However, the researchers said they did not know if the birth defects were caused by the antibiotics or the underlying infection.
One expert said women need to remember the good antibiotics can do mom and baby, as well. Though many pregnant women want to avoid taking any drugs during pregnancy, infections pose a risk to mother and baby and often need to be treated, said Dr. Jennifer Wu, an obstetrician-gynecologist at Lenox Hill Hospital in New York City.
"Untreated infections during pregnancy can lead to severe consequences, such as maternal sepsis [blood infection] and preterm labor," Wu said. "Yet many patients are afraid to take medications such as antibiotics during pregnancy."
The study "supports the evidence that antibiotics are safe for pregnant women," she said. "It is reassuring for doctors and patients to have more data on necessary drugs for pregnancy."
Crider also stressed that the chances of having a baby with a birth defect remain small, even if an antibiotic has been linked to an elevated risk. For example, the risk of having a child with hypoplastic left heart syndrome is about one in 4,200. Sulfonamides were associated with a three-fold increase, making the likelihood about one in 1,400, she said.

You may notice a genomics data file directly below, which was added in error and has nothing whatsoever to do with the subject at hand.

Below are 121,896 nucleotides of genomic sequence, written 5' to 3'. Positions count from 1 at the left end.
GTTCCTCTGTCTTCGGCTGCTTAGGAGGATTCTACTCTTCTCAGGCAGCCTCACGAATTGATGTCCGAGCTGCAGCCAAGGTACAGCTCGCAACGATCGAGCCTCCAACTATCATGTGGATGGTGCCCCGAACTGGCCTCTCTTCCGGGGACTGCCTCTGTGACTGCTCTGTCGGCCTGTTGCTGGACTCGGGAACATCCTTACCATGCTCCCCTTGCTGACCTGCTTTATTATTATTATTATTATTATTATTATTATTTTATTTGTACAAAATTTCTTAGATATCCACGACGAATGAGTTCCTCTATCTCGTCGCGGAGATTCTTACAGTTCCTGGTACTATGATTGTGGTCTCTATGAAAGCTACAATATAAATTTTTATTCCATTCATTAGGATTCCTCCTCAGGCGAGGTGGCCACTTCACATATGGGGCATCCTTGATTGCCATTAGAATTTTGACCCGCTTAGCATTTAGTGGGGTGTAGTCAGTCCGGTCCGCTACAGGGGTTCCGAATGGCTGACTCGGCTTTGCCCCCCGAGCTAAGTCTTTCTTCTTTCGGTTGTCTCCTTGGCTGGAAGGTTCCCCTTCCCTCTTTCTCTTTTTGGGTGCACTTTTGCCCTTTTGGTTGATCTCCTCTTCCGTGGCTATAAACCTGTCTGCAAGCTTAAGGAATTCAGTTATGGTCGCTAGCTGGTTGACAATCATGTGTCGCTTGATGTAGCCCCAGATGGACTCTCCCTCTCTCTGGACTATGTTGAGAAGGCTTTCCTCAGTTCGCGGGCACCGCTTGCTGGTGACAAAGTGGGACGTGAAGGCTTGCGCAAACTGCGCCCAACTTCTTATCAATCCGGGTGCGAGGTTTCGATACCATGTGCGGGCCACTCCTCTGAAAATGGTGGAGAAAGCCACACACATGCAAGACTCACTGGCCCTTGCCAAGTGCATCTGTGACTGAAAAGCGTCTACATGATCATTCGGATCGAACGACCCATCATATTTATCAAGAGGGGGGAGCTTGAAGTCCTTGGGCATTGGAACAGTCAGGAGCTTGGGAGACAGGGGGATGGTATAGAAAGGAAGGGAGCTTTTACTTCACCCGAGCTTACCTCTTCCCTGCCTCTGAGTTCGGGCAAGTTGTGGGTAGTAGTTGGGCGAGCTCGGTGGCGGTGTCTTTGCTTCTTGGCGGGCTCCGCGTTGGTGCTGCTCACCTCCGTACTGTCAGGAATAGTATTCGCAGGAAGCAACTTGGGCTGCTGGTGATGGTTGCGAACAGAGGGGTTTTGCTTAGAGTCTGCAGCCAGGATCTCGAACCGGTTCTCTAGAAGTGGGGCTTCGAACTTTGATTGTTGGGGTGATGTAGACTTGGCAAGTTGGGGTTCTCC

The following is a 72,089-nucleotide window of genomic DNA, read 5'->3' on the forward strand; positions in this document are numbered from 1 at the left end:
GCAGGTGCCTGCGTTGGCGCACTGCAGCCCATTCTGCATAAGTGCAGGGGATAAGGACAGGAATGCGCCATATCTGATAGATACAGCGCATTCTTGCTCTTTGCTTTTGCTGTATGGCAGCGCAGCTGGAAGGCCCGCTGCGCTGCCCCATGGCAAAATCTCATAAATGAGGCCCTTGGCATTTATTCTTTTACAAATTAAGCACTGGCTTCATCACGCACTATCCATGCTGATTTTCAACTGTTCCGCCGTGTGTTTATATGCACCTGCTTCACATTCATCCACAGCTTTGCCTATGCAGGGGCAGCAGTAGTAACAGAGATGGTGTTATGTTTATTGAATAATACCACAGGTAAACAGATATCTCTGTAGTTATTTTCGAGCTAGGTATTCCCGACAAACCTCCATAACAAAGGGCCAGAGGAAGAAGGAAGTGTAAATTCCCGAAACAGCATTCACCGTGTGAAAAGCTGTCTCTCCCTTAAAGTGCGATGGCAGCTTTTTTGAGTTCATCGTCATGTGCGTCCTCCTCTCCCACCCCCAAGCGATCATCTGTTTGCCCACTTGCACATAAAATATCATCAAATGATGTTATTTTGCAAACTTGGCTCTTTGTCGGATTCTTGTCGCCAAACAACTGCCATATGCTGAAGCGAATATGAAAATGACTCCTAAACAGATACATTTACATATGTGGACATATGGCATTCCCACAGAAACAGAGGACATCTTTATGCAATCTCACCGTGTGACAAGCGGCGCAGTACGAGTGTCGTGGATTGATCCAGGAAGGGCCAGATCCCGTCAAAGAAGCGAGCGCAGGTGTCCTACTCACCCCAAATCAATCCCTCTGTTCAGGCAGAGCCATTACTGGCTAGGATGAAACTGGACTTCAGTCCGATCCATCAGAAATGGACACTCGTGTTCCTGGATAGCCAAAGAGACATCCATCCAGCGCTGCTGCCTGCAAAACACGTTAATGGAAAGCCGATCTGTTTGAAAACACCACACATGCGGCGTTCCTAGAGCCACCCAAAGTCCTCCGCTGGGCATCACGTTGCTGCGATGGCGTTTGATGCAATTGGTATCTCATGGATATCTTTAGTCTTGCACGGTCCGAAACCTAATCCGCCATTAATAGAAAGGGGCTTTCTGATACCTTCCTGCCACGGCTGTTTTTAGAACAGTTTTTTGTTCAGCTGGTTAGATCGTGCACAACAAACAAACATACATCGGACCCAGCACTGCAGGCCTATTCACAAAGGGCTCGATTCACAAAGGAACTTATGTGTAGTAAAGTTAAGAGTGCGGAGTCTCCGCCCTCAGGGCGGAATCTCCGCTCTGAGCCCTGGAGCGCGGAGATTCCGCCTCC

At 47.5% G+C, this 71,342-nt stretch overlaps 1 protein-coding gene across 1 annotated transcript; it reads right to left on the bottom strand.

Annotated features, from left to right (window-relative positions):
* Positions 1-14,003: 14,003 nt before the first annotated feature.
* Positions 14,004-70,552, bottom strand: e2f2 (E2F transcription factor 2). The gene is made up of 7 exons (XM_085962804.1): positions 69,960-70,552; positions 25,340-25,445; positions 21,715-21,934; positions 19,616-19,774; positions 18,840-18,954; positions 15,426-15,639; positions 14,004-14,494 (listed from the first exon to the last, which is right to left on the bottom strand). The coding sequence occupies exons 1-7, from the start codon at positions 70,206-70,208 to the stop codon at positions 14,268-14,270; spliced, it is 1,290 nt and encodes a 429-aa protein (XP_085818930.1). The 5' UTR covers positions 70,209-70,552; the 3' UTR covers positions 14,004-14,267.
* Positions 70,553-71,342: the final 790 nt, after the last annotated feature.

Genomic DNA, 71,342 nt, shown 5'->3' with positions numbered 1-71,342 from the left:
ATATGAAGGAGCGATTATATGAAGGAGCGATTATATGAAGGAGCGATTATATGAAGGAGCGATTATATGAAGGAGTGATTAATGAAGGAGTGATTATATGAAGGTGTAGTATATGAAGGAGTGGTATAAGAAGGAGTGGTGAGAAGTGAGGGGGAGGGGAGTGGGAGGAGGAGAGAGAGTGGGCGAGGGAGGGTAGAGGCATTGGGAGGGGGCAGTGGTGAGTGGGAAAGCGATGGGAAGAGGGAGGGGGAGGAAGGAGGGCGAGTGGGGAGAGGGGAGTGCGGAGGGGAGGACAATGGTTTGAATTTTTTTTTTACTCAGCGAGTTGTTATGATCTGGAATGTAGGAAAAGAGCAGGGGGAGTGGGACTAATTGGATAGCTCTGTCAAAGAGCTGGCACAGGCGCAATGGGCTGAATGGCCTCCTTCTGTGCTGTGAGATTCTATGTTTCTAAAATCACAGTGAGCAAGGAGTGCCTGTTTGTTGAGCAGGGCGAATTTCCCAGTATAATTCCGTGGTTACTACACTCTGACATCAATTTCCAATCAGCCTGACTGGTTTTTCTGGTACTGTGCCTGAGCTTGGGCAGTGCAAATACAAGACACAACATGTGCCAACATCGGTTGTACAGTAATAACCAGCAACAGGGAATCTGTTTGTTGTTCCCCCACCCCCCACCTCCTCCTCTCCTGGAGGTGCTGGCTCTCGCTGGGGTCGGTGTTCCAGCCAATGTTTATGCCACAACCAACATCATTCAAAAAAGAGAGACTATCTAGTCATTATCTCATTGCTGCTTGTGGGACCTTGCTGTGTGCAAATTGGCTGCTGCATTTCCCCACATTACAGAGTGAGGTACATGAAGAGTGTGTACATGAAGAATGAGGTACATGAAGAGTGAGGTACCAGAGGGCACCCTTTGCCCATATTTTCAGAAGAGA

Brand names for nitrofurantoins include Furadantin, Macrobid and Macrodantin. Bactrim and Septra are among the brand names of sulfonamides.
Given the data, Crider said, women should be cautious about taking either of those types of drugs during pregnancy and should discuss other options with their physicians,.
According to the study, the overall risk for having a child with a birth defect is about three percent.
The study did not look at chromosomal defects, including Down syndrome.
The U.S. Centers for Disease Control and Prevention has more on birth defects.
SOURCES: Krista Crider, Ph.D., geneticist, National Center on Birth Defects and Developmental Disabilities, U.S. Centers for Disease Control and Prevention, Atlanta; Jennifer Wu, M.D., obstetrician-gynecologist, Lenox Hill Hospital, New York City; November 2009, Archives of Pediatrics & Adolescent Medicine